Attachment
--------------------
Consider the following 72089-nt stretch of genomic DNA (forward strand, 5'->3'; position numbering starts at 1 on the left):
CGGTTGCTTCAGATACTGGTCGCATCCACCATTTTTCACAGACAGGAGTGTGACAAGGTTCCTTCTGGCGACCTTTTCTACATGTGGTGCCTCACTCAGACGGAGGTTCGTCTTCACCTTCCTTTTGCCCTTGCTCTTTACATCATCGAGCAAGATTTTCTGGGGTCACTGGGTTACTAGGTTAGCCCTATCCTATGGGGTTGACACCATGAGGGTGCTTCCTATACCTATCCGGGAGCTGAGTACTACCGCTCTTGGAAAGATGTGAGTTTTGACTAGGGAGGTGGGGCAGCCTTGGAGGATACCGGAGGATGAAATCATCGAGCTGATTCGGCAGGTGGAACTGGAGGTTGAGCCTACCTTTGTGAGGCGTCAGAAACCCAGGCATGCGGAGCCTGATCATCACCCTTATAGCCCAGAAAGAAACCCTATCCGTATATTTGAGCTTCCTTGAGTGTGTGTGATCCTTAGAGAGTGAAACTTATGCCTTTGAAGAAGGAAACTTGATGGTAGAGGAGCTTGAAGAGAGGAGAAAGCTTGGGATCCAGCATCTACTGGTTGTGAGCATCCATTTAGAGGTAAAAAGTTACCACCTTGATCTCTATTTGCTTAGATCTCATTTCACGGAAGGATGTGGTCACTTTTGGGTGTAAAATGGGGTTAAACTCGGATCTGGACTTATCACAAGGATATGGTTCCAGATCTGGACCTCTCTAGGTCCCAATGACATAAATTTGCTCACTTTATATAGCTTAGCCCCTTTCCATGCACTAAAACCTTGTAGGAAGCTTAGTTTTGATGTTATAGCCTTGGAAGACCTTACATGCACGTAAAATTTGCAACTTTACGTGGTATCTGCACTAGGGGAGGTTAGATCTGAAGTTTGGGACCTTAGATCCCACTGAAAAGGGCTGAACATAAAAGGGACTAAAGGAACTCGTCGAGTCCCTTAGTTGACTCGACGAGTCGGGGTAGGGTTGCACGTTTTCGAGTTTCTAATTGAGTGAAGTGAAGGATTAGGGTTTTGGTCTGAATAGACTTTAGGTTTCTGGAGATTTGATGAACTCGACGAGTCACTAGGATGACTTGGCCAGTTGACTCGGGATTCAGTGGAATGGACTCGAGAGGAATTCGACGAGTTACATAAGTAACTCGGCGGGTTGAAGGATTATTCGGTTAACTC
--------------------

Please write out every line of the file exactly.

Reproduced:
Consider the following 72089-nt stretch of genomic DNA (forward strand, 5'->3'; position numbering starts at 1 on the left):
CGGTTGCTTCAGATACTGGTCGCATCCACCATTTTTCACAGACAGGAGTGTGACAAGGTTCCTTCTGGCGACCTTTTCTACATGTGGTGCCTCACTCAGACGGAGGTTCGTCTTCACCTTCCTTTTGCCCTTGCTCTTTACATCATCGAGCAAGATTTTCTGGGGTCACTGGGTTACTAGGTTAGCCCTATCCTATGGGGTTGACACCATGAGGGTGCTTCCTATACCTATCCGGGAGCTGAGTACTACCGCTCTTGGAAAGATGTGAGTTTTGACTAGGGAGGTGGGGCAGCCTTGGAGGATACCGGAGGATGAAATCATCGAGCTGATTCGGCAGGTGGAACTGGAGGTTGAGCCTACCTTTGTGAGGCGTCAGAAACCCAGGCATGCGGAGCCTGATCATCACCCTTATAGCCCAGAAAGAAACCCTATCCGTATATTTGAGCTTCCTTGAGTGTGTGTGATCCTTAGAGAGTGAAACTTATGCCTTTGAAGAAGGAAACTTGATGGTAGAGGAGCTTGAAGAGAGGAGAAAGCTTGGGATCCAGCATCTACTGGTTGTGAGCATCCATTTAGAGGTAAAAAGTTACCACCTTGATCTCTATTTGCTTAGATCTCATTTCACGGAAGGATGTGGTCACTTTTGGGTGTAAAATGGGGTTAAACTCGGATCTGGACTTATCACAAGGATATGGTTCCAGATCTGGACCTCTCTAGGTCCCAATGACATAAATTTGCTCACTTTATATAGCTTAGCCCCTTTCCATGCACTAAAACCTTGTAGGAAGCTTAGTTTTGATGTTATAGCCTTGGAAGACCTTACATGCACGTAAAATTTGCAACTTTACGTGGTATCTGCACTAGGGGAGGTTAGATCTGAAGTTTGGGACCTTAGATCCCACTGAAAAGGGCTGAACATAAAAGGGACTAAAGGAACTCGTCGAGTCCCTTAGTTGACTCGACGAGTCGGGGTAGGGTTGCACGTTTTCGAGTTTCTAATTGAGTGAAGTGAAGGATTAGGGTTTTGGTCTGAATAGACTTTAGGTTTCTGGAGATTTGATGAACTCGACGAGTCACTAGGATGACTTGGCCAGTTGACTCGGGATTCAGTGGAATGGACTCGAGAGGAATTCGACGAGTTACATAAGTAACTCGGCGGGTTGAAGGATTATTCGGTTAACTC